They have consecrated themselves to the Lord, and have been offered and chosen from among us all to be those who will become the go-between between us and God. They have a difficult task ahead of them, and many of them had met various challenges, even slander and opposition. Yet, many of them courageously continued on regardless, doing the best they could to fulfil the calling and vocation to which they have been called by God.

Let us all support our priests and all those who have consecrated themselves to God, that they may be able to continue to be faithful to the vows which they had made before the Lord. Let us pray also for more vocations as we all know just how increasingly difficult the situation is for our Church, with the declining vocations to priesthood and also with the ever more and ever greater challenges to our faith due to our contemporary culture and societal norms.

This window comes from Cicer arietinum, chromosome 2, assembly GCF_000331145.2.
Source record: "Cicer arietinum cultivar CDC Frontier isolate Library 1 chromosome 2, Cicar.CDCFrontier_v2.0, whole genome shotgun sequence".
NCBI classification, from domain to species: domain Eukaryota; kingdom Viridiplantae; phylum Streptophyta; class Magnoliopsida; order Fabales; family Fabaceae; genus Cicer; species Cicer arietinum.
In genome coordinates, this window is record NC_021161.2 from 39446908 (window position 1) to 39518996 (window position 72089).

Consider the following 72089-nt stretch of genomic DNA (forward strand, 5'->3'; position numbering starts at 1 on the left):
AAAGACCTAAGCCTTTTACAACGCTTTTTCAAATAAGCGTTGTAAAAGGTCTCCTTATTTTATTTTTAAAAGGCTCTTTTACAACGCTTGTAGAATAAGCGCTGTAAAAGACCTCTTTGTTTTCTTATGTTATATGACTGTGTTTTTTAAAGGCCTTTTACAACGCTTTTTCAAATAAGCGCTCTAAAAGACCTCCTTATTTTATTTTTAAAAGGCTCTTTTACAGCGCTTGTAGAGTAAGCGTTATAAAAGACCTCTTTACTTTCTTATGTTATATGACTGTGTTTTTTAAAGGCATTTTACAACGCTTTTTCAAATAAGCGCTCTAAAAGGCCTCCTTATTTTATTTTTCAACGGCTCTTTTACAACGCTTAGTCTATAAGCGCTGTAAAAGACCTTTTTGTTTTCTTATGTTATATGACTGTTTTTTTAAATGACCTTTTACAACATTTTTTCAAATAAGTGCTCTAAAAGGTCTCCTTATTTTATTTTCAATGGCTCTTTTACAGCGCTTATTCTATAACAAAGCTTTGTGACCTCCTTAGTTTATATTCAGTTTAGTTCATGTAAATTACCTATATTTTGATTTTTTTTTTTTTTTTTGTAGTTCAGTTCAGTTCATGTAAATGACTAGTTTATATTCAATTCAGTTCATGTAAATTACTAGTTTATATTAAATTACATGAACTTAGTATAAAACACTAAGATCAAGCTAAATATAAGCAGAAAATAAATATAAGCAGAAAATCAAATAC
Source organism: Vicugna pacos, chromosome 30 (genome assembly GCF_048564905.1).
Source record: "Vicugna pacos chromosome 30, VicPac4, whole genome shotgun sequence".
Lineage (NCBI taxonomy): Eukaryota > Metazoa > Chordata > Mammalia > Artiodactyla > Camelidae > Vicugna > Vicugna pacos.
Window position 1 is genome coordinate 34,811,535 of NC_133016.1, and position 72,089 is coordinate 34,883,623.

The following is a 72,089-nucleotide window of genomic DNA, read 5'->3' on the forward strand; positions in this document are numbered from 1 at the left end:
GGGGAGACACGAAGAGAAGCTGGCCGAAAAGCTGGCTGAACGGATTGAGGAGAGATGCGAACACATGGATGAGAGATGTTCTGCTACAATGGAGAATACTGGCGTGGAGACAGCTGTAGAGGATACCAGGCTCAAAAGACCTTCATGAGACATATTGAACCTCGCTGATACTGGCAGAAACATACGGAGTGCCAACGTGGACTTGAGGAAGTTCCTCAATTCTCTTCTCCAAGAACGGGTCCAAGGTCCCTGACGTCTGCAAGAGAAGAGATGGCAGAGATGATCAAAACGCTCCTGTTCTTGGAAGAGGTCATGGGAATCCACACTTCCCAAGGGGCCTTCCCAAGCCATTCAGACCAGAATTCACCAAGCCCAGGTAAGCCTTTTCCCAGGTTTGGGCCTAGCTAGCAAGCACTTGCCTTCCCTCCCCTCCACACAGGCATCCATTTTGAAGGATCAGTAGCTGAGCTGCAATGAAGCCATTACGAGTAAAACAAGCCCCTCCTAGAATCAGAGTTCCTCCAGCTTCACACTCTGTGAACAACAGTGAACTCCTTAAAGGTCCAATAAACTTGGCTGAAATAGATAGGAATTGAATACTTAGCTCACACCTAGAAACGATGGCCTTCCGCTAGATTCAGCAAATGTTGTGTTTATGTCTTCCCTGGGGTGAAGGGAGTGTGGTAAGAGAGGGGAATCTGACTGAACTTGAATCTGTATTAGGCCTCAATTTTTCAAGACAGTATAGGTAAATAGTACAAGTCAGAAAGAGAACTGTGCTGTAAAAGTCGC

Let us begin by living good and honest Christian lives, role modelling for one another, and helping each other to live in accordance to how the Lord wants us to live. Let us all strive to be a priestly people, a prophetic people and a kingly people, loving one another and giving ourselves to care for those who are in need of our help. If we all can do this and cultivate true Christian values in our lives, before long, certainly the vocations to the priesthood will bloom and flourish again.

Brothers and sisters in Christ, let us all gather together in prayer on the occasion of this Chrism Mass, that the holy oils blessed by the Bishop will bring strength and power to all those to whom it will be given, be it to the catechumens, that they may be continuously firmed and strengthened in their faith as they journey towards baptism, and to those who are to receive the Sacrament of Confirmation, that the Holy Spirit will enter into their hearts and inflame their faith.